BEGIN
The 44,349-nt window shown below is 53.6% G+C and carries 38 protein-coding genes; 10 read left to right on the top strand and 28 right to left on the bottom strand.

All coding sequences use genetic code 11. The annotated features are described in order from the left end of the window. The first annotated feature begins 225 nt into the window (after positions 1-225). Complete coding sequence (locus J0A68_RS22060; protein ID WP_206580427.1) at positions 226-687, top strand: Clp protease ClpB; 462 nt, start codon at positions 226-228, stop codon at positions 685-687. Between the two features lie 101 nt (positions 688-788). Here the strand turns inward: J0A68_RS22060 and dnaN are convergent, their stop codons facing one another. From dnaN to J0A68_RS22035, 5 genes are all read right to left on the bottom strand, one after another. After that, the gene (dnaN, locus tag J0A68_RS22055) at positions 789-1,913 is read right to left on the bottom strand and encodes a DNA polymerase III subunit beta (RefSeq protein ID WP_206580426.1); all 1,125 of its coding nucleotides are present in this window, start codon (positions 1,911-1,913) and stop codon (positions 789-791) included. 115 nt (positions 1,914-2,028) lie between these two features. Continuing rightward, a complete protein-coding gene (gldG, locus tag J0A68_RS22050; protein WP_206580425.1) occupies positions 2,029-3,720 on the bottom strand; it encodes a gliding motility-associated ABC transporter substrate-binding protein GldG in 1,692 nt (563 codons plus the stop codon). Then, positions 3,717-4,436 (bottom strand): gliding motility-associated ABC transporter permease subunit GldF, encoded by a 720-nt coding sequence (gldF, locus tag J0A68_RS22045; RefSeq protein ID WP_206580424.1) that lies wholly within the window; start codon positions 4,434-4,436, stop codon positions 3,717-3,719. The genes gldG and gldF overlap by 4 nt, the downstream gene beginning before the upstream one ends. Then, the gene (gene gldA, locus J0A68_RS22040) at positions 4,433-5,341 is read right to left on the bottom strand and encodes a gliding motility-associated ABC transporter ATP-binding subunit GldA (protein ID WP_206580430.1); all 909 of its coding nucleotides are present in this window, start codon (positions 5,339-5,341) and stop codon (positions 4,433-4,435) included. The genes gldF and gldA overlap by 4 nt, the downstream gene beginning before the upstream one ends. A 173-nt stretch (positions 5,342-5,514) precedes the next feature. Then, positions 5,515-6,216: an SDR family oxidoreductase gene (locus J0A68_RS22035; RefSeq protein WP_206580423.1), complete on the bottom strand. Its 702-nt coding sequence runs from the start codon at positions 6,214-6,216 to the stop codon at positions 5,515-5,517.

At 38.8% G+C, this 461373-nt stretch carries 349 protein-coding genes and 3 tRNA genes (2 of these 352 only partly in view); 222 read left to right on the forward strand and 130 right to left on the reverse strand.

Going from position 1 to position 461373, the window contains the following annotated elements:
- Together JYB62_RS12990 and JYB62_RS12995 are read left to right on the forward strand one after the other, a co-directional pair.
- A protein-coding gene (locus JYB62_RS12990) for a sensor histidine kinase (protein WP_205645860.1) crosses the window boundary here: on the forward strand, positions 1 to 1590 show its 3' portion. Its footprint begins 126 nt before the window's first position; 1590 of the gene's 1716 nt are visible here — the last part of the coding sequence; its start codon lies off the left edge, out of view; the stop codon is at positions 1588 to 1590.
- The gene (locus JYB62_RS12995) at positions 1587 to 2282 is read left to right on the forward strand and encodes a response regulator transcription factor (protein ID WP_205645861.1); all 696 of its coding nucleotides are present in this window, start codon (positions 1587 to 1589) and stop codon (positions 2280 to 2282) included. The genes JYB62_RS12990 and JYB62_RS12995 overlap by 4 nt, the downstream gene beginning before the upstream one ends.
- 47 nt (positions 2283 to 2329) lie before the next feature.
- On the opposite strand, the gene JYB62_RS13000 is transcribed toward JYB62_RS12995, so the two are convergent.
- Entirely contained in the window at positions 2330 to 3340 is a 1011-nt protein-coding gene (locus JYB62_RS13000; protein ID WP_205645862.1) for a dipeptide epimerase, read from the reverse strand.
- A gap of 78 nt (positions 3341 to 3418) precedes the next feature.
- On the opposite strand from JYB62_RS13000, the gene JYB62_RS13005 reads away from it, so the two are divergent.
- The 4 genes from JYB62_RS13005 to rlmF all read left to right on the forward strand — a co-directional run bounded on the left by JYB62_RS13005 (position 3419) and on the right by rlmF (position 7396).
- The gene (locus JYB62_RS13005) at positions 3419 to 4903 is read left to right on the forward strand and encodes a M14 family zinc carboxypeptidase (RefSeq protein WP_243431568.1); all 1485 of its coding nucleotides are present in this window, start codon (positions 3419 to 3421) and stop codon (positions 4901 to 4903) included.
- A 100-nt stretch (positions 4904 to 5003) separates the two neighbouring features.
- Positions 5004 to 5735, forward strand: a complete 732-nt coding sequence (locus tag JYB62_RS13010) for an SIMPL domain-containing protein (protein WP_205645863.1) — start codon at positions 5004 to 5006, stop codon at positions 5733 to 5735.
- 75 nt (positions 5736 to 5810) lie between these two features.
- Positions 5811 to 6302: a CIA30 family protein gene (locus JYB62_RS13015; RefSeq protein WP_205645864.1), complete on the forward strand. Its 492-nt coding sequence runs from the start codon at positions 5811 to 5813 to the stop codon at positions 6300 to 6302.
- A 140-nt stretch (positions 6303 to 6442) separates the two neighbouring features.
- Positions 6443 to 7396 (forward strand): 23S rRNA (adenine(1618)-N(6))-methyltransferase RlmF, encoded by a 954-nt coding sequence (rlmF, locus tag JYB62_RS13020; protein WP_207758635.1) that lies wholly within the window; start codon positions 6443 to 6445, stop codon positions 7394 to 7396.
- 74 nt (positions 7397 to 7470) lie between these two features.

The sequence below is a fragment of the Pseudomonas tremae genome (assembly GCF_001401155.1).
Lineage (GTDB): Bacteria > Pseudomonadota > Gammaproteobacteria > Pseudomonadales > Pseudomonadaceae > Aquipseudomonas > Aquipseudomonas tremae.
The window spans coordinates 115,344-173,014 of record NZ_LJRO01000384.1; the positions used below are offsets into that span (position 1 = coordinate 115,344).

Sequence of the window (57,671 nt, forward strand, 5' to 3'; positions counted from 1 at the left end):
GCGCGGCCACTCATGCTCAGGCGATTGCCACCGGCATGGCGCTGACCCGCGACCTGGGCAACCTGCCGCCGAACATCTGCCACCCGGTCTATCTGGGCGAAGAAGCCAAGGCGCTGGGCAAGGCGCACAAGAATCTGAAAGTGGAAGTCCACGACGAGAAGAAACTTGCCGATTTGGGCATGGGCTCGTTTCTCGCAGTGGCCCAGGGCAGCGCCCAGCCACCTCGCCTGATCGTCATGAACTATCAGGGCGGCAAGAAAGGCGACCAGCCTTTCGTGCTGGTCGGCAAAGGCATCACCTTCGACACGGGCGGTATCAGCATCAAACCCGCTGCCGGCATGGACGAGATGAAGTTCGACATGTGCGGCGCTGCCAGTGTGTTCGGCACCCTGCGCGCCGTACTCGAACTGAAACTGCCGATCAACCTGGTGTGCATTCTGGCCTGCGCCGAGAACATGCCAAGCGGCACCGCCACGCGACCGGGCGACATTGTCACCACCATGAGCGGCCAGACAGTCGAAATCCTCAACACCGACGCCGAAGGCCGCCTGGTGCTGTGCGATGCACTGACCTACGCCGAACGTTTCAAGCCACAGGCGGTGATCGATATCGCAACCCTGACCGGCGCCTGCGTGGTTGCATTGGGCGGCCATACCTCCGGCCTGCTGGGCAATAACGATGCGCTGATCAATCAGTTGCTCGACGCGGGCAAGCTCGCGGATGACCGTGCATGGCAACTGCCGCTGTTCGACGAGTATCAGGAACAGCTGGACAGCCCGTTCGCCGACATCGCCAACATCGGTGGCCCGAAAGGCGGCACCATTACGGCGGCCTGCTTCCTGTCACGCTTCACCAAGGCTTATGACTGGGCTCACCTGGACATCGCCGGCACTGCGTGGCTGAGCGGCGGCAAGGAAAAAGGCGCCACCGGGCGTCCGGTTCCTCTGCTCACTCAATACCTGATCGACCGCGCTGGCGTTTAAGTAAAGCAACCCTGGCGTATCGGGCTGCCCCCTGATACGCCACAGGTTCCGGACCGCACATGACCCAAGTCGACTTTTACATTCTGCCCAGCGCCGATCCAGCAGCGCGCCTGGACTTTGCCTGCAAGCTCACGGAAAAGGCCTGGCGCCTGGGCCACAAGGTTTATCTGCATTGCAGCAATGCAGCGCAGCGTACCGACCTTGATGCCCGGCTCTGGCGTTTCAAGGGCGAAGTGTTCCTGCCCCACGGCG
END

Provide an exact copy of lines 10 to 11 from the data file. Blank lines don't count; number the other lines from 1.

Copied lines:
- Entirely contained in the window at positions 2330 to 3340 is a 1011-nt protein-coding gene (locus JYB62_RS13000; protein ID WP_205645862.1) for a dipeptide epimerase, read from the reverse strand.
- A gap of 78 nt (positions 3341 to 3418) precedes the next feature.